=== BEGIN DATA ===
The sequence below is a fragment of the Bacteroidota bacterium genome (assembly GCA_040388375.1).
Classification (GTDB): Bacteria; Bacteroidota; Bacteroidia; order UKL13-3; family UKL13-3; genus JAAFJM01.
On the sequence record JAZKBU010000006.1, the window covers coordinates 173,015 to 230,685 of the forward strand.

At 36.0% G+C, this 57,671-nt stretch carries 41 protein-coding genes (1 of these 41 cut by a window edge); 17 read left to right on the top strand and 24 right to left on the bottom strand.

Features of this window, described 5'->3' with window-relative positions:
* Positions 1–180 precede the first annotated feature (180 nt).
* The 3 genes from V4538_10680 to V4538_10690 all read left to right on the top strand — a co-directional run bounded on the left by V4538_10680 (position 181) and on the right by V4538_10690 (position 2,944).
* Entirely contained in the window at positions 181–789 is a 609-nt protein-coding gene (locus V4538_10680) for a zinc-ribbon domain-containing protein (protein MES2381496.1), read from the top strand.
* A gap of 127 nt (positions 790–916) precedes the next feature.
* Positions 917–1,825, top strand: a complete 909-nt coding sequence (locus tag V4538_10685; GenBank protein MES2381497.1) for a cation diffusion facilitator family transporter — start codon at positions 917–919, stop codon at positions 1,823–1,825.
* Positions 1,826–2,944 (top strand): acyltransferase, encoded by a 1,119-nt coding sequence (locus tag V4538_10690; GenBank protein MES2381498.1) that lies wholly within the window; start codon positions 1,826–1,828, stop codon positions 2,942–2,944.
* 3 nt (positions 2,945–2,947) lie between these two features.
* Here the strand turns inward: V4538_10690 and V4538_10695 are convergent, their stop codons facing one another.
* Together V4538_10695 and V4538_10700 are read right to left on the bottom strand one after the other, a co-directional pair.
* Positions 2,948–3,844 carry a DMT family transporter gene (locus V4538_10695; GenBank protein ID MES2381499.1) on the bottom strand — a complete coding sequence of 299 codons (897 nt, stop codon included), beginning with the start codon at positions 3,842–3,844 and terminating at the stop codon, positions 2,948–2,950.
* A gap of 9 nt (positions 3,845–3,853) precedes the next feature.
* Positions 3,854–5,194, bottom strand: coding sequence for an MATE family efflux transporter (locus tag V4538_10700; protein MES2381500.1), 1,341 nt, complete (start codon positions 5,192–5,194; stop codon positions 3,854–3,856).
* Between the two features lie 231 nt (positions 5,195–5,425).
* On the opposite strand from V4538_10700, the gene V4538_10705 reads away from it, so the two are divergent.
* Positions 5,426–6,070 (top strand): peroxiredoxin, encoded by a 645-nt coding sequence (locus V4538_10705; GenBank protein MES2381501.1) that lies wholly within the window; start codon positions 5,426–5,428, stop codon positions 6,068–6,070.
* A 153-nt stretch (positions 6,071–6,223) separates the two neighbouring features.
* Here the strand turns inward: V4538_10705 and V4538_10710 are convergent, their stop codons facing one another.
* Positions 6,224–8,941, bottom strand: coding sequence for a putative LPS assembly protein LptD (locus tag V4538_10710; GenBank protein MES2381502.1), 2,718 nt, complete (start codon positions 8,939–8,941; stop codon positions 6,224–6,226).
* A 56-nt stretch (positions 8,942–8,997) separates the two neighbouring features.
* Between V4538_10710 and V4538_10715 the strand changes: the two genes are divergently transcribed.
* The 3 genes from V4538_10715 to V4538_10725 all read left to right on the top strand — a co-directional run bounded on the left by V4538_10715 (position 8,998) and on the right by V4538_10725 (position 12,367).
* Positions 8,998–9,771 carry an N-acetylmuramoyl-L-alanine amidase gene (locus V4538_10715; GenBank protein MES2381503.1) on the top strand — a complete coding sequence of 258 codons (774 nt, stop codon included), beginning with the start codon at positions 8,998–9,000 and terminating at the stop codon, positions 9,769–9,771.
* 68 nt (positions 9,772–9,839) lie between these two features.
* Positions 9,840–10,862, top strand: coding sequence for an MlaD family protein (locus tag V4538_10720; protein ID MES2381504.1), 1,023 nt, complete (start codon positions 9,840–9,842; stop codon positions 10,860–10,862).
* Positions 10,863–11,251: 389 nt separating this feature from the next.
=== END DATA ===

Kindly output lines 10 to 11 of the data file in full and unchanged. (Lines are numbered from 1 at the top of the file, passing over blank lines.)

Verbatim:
* Positions 917–1,825, top strand: a complete 909-nt coding sequence (locus tag V4538_10685; GenBank protein MES2381497.1) for a cation diffusion facilitator family transporter — start codon at positions 917–919, stop codon at positions 1,823–1,825.
* Positions 1,826–2,944 (top strand): acyltransferase, encoded by a 1,119-nt coding sequence (locus tag V4538_10690; GenBank protein MES2381498.1) that lies wholly within the window; start codon positions 1,826–1,828, stop codon positions 2,942–2,944.